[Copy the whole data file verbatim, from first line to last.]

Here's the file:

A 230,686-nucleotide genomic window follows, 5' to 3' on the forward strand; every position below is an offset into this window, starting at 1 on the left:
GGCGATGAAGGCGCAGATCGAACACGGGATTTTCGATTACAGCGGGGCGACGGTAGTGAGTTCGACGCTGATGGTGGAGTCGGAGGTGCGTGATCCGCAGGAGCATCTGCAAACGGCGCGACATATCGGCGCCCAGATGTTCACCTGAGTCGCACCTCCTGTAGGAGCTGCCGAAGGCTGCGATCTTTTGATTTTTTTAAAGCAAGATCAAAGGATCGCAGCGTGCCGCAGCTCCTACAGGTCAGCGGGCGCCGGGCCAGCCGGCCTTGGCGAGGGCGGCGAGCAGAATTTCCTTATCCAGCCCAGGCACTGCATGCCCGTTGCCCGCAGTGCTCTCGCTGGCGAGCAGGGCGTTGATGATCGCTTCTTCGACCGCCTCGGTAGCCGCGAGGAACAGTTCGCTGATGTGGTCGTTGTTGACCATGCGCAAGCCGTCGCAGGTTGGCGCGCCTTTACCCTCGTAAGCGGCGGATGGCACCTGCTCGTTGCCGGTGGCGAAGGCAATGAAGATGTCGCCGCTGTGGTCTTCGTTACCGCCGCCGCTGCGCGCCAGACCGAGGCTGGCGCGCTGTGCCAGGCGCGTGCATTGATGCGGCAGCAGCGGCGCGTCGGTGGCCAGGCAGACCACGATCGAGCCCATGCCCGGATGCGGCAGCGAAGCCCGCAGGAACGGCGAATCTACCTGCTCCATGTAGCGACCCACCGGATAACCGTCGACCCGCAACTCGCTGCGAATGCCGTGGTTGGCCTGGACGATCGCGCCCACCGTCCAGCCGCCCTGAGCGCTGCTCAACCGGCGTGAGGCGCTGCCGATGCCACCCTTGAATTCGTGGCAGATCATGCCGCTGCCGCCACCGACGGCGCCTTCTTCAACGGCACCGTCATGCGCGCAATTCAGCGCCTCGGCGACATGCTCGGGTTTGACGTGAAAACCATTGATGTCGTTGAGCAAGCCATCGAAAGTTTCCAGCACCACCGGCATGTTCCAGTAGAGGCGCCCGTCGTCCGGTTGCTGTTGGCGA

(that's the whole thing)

A 230,686-nucleotide genomic window follows, 5' to 3' on the forward strand; every position below is an offset into this window, starting at 1 on the left:
GGCGATGAAGGCGCAGATCGAACACGGGATTTTCGATTACAGCGGGGCGACGGTAGTGAGTTCGACGCTGATGGTGGAGTCGGAGGTGCGTGATCCGCAGGAGCATCTGCAAACGGCGCGACATATCGGCGCCCAGATGTTCACCTGAGTCGCACCTCCTGTAGGAGCTGCCGAAGGCTGCGATCTTTTGATTTTTTTAAAGCAAGATCAAAGGATCGCAGCGTGCCGCAGCTCCTACAGGTCAGCGGGCGCCGGGCCAGCCGGCCTTGGCGAGGGCGGCGAGCAGAATTTCCTTATCCAGCCCAGGCACTGCATGCCCGTTGCCCGCAGTGCTCTCGCTGGCGAGCAGGGCGTTGATGATCGCTTCTTCGACCGCCTCGGTAGCCGCGAGGAACAGTTCGCTGATGTGGTCGTTGTTGACCATGCGCAAGCCGTCGCAGGTTGGCGCGCCTTTACCCTCGTAAGCGGCGGATGGCACCTGCTCGTTGCCGGTGGCGAAGGCAATGAAGATGTCGCCGCTGTGGTCTTCGTTACCGCCGCCGCTGCGCGCCAGACCGAGGCTGGCGCGCTGTGCCAGGCGCGTGCATTGATGCGGCAGCAGCGGCGCGTCGGTGGCCAGGCAGACCACGATCGAGCCCATGCCCGGATGCGGCAGCGAAGCCCGCAGGAACGGCGAATCTACCTGCTCCATGTAGCGACCCACCGGATAACCGTCGACCCGCAACTCGCTGCGAATGCCGTGGTTGGCCTGGACGATCGCGCCCACCGTCCAGCCGCCCTGAGCGCTGCTCAACCGGCGTGAGGCGCTGCCGATGCCACCCTTGAATTCGTGGCAGATCATGCCGCTGCCGCCACCGACGGCGCCTTCTTCAACGGCACCGTCATGCGCGCAATTCAGCGCCTCGGCGACATGCTCGGGTTTGACGTGAAAACCATTGATGTCGTTGAGCAAGCCATCGAAAGTTTCCAGCACCACCGGCATGTTCCAGTAGAGGCGCCCGTCGTCCGGTTGCTGTTGGCGA